(The top of) Dubiner Apartment House, Israel

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The building is located in Ramat Gan, a northern suburb of Tel-Aviv. It leans on a steep hill, overlooking the Mediterranean Sea and the Judean Hills. The basic shape of the plan is an elongated hexagon, created by an arrangement of prismatic hexagons. The lower three stories follow in their pyramidal build-up the retreating profile of the hill whilst the upper stories project in overhanging layers. The top floor forms a bridge connecting the hill top to the building. The hexagonal inside space creates a kind of stepped interior piazza with small scale landscaping. This space penetrates the whole building volume and contains the freely arranged vertical communications and the bridge accesses to the flats. The piazza has its own microclimate – shadowy cool in summer and sun-warmed in winter.
The anonymity of the conventional accesses to apartments from staircase landings and elevator lobbies is transformed into an open relationship providing identity for every flat. The two main entrances to the building, the upper and the lower approach roads, determinates the circulation pattern within the complex structure. This system though providing maximum privacy does not mean complete separation, but maintains visual contact with the surrounding and a constant change of view.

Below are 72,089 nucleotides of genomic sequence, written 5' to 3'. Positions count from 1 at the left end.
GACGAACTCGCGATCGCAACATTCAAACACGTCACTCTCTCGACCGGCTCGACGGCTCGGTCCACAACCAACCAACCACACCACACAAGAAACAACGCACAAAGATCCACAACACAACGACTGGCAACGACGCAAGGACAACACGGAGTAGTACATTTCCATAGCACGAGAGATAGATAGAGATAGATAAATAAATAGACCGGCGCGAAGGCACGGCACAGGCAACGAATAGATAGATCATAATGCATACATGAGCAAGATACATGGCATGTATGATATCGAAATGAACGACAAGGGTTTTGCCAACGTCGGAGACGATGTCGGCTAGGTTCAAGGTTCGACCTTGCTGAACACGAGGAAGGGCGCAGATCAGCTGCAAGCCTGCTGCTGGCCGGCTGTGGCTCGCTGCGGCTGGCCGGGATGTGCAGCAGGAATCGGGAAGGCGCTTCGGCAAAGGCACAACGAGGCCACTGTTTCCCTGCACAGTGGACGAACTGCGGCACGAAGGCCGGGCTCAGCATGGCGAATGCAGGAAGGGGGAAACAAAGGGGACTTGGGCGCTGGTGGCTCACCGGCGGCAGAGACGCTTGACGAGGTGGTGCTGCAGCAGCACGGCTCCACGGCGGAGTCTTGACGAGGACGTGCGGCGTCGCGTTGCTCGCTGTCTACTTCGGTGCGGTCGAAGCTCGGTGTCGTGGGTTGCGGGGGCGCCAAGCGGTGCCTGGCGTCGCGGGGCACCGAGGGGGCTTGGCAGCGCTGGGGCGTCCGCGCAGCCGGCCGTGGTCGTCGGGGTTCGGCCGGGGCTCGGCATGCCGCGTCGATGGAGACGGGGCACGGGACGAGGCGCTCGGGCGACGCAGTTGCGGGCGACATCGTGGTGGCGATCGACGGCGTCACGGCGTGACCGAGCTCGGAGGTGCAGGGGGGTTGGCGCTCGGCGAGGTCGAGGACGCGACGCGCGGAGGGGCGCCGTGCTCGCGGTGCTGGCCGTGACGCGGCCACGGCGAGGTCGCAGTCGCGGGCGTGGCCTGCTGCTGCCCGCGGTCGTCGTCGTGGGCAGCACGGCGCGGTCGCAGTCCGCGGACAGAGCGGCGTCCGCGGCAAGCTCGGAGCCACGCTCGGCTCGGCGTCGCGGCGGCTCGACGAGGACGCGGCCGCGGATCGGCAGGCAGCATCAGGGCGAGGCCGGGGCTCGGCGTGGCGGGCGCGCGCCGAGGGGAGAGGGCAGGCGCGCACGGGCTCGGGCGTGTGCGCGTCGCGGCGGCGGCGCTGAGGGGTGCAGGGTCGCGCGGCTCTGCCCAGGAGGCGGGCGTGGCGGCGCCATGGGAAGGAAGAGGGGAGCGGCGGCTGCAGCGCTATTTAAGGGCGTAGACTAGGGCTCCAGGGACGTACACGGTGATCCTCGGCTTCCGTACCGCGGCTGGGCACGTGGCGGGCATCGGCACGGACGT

The typical floor of some 330 sq. meters area is divided into two or three apartments, designed throughout on a three-dimensional hexagonal pattern. The main feature of the apartments are its half covered and half opened polygonal terraces with major rooms facing and opening around it. The interpenetration of this solid and void prismatic form combined into the stepped section of the building express externally through its stereo metric structure the inner habitation activity.
Existing contemporary housing habitations in this country follow mostly a design pattern originally developed in other countries and hardly related to the Mediterranean conditions and its architectural heritage. Combining the local traditional small house accommodation with the many advantages of apartment living the project tries to establish a new relationship between living habits structure and environment.

architect:
Zvi Hecker
Alfred Neumann

gross floor area:
ca. 2.200 m²

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